There's only one Frank Sinatra.
We doubt there is anyone – old, young or somewhere in the middle – that doesn't immediately recognize that smooth voice, and feel a little cooler and sexier. He was a cultural icon with the kind of life (USO tours, Oscars, Las Vegas, the Rat Pack, supposed Mob ties, Ava Gardner…) just begging for a big-budget biopic.
Martin Scorsese (everyone's dream director for a Sinatra movie) is currently in pre-production on "Sinatra," and has given "The Hunger Games" screenwriter Billy Ray the heavy task of trying to compress the man into a manageable run time. Things are getting serious! All that's missing now is Sinatra himself – or, rather, the man brave enough to step into those impeccably polished wingtips.
We've put together a list of guys we think might be up to the task, and included a poll so you can vote for the one you think could capture Old Blue Eyes best. Don't agree with any of our six? Then make your case in the comments below.
DiCaprio is almost certainly in the running due to his close friendship with Scorsese, his taste for big biopics and his uncanny ability to wear retro suits and hats. He's also a pretty close physical match to Sinatra – they're both blue-eyed, sharp-jawed and share the same heart-melting grin. (DiCaprio will have to dye his hair, of course, but that will only make the blue eyes pop better.) We know DiCaprio can act the heck out of the part… but can he sing it? And can he loosen up to capture Sinatra's effortless, swinging sultriness?
Crudup is another good physical match for Sinatra, sharing the same chiseled hunkiness – he lacks the blue eyes, but that's what contacts are for, anyway. Though he doesn't get the press of Daniel Day-Lewis, he's just as obsessive and devoted to a part, taking on the voice, mannerisms and physicality of anyone he plays. (Watch his J. Edgar Hoover in "Public Enemies" for a small example – and then compare it to the sloppy mess he is in "Eat, Pray, Love.") Oh, and he can sing.
Harry Connick Jr.
Connick has often been hailed as the second coming of Frank Sinatra – he has the looks (the similarity is uncanny and creepy), the voice and the acting talent. However, he may be too old for the part – he's only a year older than Crudup, but lacks the boyishness – and while he's been solid in most of his movie roles, he's never carried a part as large as Sinatra. Does he have the range to get at the inner Frank, or would it end up being an extended impersonation of his stage persona?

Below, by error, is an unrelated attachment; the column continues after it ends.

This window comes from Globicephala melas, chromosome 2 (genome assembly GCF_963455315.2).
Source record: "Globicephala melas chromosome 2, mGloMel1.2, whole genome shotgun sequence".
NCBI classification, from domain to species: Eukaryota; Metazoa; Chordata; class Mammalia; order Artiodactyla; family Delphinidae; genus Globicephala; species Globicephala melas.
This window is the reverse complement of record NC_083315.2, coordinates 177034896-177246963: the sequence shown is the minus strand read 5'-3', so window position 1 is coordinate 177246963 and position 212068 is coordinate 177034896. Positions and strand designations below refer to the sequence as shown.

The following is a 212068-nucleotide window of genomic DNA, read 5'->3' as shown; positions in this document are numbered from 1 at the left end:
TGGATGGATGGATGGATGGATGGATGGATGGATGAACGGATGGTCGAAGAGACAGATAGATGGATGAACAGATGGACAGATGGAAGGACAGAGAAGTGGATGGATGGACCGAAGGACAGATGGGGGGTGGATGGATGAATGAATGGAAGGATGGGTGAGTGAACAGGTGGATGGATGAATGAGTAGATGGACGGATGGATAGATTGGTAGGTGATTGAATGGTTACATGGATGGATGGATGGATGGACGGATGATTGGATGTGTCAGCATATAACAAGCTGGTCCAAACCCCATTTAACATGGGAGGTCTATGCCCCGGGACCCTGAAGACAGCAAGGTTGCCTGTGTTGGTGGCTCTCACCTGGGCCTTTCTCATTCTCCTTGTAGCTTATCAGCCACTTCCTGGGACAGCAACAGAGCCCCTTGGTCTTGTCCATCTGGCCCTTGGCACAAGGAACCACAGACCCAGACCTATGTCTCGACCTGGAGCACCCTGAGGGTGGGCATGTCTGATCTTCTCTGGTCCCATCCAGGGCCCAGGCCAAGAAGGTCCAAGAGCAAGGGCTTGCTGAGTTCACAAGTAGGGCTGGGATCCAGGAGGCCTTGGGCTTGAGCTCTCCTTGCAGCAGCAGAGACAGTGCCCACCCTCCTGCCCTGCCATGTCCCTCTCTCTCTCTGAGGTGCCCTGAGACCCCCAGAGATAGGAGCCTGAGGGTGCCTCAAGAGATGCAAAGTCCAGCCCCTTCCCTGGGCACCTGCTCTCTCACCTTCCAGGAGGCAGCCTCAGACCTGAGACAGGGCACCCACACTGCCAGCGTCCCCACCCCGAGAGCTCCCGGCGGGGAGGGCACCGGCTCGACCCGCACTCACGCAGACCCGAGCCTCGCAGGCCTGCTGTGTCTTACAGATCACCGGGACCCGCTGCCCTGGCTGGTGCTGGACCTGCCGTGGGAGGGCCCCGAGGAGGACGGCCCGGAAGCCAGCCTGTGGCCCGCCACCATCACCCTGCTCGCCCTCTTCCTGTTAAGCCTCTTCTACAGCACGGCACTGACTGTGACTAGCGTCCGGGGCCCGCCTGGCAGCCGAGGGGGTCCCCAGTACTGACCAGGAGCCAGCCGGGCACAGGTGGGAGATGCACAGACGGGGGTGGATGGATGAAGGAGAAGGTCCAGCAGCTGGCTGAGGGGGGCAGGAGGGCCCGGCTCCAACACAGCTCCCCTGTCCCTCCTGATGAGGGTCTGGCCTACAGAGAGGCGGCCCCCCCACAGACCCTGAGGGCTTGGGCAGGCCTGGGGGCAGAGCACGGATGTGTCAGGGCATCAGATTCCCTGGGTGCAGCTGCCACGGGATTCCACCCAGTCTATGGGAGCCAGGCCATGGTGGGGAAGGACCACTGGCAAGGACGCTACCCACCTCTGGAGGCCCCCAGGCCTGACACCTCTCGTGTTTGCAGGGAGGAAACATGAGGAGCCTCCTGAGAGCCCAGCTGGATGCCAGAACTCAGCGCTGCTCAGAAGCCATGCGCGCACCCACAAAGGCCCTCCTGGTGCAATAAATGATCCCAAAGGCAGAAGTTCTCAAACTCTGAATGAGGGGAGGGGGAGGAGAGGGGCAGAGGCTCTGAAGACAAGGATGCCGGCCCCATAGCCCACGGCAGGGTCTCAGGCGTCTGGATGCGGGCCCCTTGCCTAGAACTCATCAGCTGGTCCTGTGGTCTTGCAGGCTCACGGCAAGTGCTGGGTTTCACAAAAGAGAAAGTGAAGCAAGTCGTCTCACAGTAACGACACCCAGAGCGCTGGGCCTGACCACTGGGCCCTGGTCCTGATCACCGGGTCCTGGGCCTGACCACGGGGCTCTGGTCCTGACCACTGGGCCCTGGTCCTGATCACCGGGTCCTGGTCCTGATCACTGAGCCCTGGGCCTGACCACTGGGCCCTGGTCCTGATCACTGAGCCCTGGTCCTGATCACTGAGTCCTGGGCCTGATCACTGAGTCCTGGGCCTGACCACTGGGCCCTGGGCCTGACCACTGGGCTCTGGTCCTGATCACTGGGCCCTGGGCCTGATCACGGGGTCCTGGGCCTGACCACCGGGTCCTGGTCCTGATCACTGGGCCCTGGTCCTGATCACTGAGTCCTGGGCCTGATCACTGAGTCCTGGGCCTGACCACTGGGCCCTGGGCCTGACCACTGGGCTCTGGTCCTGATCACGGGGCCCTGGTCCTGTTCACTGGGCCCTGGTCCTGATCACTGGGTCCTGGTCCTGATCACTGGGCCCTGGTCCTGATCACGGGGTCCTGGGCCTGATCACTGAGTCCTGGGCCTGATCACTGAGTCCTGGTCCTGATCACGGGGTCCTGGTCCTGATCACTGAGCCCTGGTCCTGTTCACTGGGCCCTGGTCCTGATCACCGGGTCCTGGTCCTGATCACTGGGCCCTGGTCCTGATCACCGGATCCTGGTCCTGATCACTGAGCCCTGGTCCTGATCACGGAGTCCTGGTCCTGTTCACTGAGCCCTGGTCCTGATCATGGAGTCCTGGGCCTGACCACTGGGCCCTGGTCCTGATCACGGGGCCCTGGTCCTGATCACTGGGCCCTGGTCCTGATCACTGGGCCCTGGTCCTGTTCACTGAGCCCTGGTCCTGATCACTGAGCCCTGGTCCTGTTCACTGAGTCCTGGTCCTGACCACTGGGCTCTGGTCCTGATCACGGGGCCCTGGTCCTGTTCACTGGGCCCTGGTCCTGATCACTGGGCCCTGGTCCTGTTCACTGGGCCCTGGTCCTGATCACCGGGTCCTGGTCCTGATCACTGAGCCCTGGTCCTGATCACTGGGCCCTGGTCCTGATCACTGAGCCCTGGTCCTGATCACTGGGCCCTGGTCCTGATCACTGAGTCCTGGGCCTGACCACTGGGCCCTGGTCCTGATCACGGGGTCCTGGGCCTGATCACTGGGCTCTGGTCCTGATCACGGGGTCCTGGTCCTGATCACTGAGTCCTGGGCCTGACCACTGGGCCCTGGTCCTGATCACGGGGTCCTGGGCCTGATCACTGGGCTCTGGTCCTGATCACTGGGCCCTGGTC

The new kid on the block, Gordon-Levitt has already impressed critics and audiences with his acting range. A role like Sinatra could launch him into DiCaprio up-for-every-big-part territory. He has a big advantage over the other candidates because of his youth, which would allow him to play boyish "On the Town" Sinatra with ease. (On the other hand, we shudder to think what might happen if he has to age into heavier, older Sinatra. Think "J.Edgar" make-up.) But he has the right look, grace, and style… and he can sing. Really, really well.
He's got the bright eyes, the smile and the vocal chords of Sinatra (Marsden regularly belts it out on Broadway), but does he have the scars and grit? Marsden has made a name for himself playing affable, adorable husbands and boyfriends – you know, the kinds of guys a movie heroine leaves for a Frank Sinatra type. But perhaps the big, bad seducer is lurking under Marsden’s skin, just waiting to appear when he gets the suit and fedora. A man can only lose to Wolverine and Superman for so long before letting it all come out…
Bublé's buttery vocal tones, retro style, and charm certainly suggests he was cooked up out of Sinatra’s DNA. (He's even part Italian!) He could definitely bring the musical heat to a Sinatra biopic. He lacks the right looks, though, and his acting resume is slim, mainly comprised of secondary roles in little seen films. We know he could pull off Sinatra on stage, but what about any scene he has to emote in? This could be the moment Buble reveals he has Sinatra’s acting chops… or it could be two hours of awkwardness where we discover he needs to stay behind a microphone.